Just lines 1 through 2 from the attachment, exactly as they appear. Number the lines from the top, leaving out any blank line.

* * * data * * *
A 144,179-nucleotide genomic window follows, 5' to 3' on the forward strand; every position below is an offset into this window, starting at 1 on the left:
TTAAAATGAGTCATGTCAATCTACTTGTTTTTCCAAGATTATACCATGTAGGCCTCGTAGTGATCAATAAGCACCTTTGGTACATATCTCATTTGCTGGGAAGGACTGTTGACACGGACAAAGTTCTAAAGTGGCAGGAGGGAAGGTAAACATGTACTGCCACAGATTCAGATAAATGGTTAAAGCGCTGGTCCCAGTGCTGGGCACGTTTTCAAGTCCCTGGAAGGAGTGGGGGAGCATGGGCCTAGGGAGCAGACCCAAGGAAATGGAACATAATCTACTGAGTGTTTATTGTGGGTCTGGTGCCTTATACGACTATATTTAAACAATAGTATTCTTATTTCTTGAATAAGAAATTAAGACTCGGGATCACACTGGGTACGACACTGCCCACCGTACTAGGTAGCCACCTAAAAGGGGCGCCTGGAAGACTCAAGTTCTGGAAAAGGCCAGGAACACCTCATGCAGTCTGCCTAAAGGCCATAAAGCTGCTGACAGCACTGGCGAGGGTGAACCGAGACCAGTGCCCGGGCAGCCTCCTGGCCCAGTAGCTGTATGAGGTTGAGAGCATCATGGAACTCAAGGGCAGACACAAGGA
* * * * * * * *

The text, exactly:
A 144,179-nucleotide genomic window follows, 5' to 3' on the forward strand; every position below is an offset into this window, starting at 1 on the left:
TTAAAATGAGTCATGTCAATCTACTTGTTTTTCCAAGATTATACCATGTAGGCCTCGTAGTGATCAATAAGCACCTTTGGTACATATCTCATTTGCTGGGAAGGACTGTTGACACGGACAAAGTTCTAAAGTGGCAGGAGGGAAGGTAAACATGTACTGCCACAGATTCAGATAAATGGTTAAAGCGCTGGTCCCAGTGCTGGGCACGTTTTCAAGTCCCTGGAAGGAGTGGGGGAGCATGGGCCTAGGGAGCAGACCCAAGGAAATGGAACATAATCTACTGAGTGTTTATTGTGGGTCTGGTGCCTTATACGACTATATTTAAACAATAGTATTCTTATTTCTTGAATAAGAAATTAAGACTCGGGATCACACTGGGTACGACACTGCCCACCGTACTAGGTAGCCACCTAAAAGGGGCGCCTGGAAGACTCAAGTTCTGGAAAAGGCCAGGAACACCTCATGCAGTCTGCCTAAAGGCCATAAAGCTGCTGACAGCACTGGCGAGGGTGAACCGAGACCAGTGCCCGGGCAGCCTCCTGGCCCAGTAGCTGTATGAGGTTGAGAGCATCATGGAACTCAAGGGCAGACACAAGGA